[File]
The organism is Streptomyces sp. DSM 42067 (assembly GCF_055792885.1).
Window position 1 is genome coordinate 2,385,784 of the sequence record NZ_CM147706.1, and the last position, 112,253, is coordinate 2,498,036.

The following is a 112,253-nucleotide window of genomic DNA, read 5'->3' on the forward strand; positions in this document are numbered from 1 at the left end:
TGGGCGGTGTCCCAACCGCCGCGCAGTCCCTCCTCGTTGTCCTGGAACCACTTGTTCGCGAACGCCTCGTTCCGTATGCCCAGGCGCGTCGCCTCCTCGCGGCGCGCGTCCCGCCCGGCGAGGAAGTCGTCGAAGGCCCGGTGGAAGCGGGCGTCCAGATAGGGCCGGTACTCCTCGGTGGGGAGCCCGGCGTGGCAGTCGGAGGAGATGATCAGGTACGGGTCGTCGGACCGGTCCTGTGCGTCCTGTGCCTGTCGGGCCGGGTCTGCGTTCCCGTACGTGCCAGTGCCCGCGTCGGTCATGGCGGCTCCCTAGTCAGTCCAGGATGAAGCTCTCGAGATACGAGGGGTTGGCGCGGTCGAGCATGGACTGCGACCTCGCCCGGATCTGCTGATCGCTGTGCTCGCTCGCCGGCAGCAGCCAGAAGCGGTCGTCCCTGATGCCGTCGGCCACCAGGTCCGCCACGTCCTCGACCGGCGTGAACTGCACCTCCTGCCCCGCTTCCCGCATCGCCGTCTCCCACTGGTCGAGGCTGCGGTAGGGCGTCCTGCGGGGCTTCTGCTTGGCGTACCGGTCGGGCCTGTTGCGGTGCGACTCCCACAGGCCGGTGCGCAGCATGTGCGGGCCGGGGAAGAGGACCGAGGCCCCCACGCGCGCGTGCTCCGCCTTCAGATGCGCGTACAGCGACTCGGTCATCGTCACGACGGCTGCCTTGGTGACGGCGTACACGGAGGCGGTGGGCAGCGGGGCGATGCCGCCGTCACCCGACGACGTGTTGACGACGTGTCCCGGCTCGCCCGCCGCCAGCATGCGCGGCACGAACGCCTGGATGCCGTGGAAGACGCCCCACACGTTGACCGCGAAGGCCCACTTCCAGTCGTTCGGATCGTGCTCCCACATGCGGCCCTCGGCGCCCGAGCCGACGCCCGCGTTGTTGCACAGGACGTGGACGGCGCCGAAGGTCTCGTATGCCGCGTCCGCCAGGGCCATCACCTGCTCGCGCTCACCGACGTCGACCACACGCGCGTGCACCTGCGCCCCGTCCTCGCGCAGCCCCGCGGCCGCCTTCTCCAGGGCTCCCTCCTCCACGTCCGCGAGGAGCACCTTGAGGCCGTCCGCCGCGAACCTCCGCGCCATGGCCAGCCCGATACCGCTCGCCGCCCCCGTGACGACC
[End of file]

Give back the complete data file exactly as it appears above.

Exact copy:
The organism is Streptomyces sp. DSM 42067 (assembly GCF_055792885.1).
Window position 1 is genome coordinate 2,385,784 of the sequence record NZ_CM147706.1, and the last position, 112,253, is coordinate 2,498,036.

The following is a 112,253-nucleotide window of genomic DNA, read 5'->3' on the forward strand; positions in this document are numbered from 1 at the left end:
TGGGCGGTGTCCCAACCGCCGCGCAGTCCCTCCTCGTTGTCCTGGAACCACTTGTTCGCGAACGCCTCGTTCCGTATGCCCAGGCGCGTCGCCTCCTCGCGGCGCGCGTCCCGCCCGGCGAGGAAGTCGTCGAAGGCCCGGTGGAAGCGGGCGTCCAGATAGGGCCGGTACTCCTCGGTGGGGAGCCCGGCGTGGCAGTCGGAGGAGATGATCAGGTACGGGTCGTCGGACCGGTCCTGTGCGTCCTGTGCCTGTCGGGCCGGGTCTGCGTTCCCGTACGTGCCAGTGCCCGCGTCGGTCATGGCGGCTCCCTAGTCAGTCCAGGATGAAGCTCTCGAGATACGAGGGGTTGGCGCGGTCGAGCATGGACTGCGACCTCGCCCGGATCTGCTGATCGCTGTGCTCGCTCGCCGGCAGCAGCCAGAAGCGGTCGTCCCTGATGCCGTCGGCCACCAGGTCCGCCACGTCCTCGACCGGCGTGAACTGCACCTCCTGCCCCGCTTCCCGCATCGCCGTCTCCCACTGGTCGAGGCTGCGGTAGGGCGTCCTGCGGGGCTTCTGCTTGGCGTACCGGTCGGGCCTGTTGCGGTGCGACTCCCACAGGCCGGTGCGCAGCATGTGCGGGCCGGGGAAGAGGACCGAGGCCCCCACGCGCGCGTGCTCCGCCTTCAGATGCGCGTACAGCGACTCGGTCATCGTCACGACGGCTGCCTTGGTGACGGCGTACACGGAGGCGGTGGGCAGCGGGGCGATGCCGCCGTCACCCGACGACGTGTTGACGACGTGTCCCGGCTCGCCCGCCGCCAGCATGCGCGGCACGAACGCCTGGATGCCGTGGAAGACGCCCCACACGTTGACCGCGAAGGCCCACTTCCAGTCGTTCGGATCGTGCTCCCACATGCGGCCCTCGGCGCCCGAGCCGACGCCCGCGTTGTTGCACAGGACGTGGACGGCGCCGAAGGTCTCGTATGCCGCGTCCGCCAGGGCCATCACCTGCTCGCGCTCACCGACGTCGACCACACGCGCGTGCACCTGCGCCCCGTCCTCGCGCAGCCCCGCGGCCGCCTTCTCCAGGGCTCCCTCCTCCACGTCCGCGAGGAGCACCTTGAGGCCGTCCGCCGCGAACCTCCGCGCCATGGCCAGCCCGATACCGCTCGCCGCCCCCGTGACGACC